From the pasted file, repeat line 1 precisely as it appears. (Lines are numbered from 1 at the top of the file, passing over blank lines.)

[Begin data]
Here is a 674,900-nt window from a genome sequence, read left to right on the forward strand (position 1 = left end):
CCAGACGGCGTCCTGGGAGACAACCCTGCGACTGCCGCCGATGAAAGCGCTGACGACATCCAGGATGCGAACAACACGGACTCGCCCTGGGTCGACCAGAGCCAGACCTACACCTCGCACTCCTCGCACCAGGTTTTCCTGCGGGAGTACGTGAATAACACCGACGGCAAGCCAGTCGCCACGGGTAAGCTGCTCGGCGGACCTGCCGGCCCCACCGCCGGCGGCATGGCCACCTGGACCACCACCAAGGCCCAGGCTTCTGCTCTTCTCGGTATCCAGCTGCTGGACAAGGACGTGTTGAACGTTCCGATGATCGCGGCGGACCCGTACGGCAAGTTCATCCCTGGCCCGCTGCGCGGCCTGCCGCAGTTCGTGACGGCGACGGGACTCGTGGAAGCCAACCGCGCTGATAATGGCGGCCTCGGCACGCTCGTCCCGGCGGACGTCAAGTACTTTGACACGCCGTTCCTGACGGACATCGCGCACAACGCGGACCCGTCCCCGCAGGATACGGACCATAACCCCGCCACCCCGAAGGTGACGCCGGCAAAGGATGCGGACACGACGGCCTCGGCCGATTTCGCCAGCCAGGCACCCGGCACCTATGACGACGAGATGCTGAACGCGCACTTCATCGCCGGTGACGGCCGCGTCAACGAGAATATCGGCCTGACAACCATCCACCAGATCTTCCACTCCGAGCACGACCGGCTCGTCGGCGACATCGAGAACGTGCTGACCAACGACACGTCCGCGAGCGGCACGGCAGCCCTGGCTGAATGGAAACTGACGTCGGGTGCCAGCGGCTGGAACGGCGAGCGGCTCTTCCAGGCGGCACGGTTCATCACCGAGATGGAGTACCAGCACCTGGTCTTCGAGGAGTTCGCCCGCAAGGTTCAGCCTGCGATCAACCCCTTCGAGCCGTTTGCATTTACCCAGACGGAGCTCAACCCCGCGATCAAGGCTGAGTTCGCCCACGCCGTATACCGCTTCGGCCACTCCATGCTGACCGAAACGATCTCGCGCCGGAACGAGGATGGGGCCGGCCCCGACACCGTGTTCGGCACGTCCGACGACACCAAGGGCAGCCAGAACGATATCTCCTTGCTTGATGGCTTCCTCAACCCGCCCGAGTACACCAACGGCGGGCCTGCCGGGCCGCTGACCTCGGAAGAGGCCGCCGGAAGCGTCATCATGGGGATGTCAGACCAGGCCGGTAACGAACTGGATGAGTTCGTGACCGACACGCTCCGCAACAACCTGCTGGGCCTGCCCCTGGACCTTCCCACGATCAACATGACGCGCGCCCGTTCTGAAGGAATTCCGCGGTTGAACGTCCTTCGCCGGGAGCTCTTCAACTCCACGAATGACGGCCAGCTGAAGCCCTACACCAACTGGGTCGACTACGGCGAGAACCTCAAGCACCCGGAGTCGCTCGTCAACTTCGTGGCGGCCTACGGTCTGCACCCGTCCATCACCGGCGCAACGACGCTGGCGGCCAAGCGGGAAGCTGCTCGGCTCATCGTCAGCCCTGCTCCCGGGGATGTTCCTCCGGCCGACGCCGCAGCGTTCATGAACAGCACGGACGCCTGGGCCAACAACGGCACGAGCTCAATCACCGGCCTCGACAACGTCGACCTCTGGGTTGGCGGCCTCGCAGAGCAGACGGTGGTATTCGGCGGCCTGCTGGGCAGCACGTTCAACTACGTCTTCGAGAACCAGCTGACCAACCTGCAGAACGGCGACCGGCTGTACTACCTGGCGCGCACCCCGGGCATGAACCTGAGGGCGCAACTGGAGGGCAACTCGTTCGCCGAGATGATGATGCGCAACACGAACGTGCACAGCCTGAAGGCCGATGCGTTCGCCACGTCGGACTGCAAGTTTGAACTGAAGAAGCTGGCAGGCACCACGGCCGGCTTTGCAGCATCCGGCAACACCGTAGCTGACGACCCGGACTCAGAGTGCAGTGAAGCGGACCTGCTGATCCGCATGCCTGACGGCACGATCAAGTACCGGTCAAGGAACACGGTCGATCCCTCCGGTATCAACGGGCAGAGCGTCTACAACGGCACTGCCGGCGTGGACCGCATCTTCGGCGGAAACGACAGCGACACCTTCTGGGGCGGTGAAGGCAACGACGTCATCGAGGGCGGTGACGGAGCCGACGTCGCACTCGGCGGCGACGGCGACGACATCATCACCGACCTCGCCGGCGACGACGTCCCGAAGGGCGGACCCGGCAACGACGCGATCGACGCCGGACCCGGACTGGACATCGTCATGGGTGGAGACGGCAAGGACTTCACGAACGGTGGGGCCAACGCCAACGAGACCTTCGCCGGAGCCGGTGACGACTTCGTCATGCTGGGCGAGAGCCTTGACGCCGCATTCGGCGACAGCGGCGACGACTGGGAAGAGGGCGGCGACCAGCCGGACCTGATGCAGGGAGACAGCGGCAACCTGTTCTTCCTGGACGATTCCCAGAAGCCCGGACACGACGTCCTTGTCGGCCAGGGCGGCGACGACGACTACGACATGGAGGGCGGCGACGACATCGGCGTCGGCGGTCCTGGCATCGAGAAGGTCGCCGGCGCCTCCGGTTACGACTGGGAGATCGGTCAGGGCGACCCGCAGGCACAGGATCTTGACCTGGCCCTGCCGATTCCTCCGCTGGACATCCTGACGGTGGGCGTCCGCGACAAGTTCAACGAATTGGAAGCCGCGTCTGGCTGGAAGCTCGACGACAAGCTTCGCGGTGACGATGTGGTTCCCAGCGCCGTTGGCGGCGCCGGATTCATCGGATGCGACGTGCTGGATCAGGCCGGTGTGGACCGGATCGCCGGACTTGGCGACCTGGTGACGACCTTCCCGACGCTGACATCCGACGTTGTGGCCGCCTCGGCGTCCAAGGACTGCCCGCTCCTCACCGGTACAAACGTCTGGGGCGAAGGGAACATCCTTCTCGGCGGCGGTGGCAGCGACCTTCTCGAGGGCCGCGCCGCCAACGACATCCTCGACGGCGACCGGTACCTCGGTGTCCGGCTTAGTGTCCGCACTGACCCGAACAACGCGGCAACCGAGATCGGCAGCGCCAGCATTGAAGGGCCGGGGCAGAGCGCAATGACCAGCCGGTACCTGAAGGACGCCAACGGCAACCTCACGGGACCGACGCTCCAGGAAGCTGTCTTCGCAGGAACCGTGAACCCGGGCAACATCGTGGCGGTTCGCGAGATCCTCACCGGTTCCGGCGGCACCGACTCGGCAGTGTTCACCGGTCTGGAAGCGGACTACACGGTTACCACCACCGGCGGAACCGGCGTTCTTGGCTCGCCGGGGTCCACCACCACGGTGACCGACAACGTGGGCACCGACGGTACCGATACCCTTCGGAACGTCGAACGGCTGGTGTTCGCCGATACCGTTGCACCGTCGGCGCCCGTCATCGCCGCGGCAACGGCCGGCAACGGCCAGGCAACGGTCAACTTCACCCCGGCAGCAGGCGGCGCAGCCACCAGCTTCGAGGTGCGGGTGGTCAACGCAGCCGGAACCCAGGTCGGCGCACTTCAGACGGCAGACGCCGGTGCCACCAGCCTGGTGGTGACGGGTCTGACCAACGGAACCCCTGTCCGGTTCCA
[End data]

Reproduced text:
Here is a 674,900-nt window from a genome sequence, read left to right on the forward strand (position 1 = left end):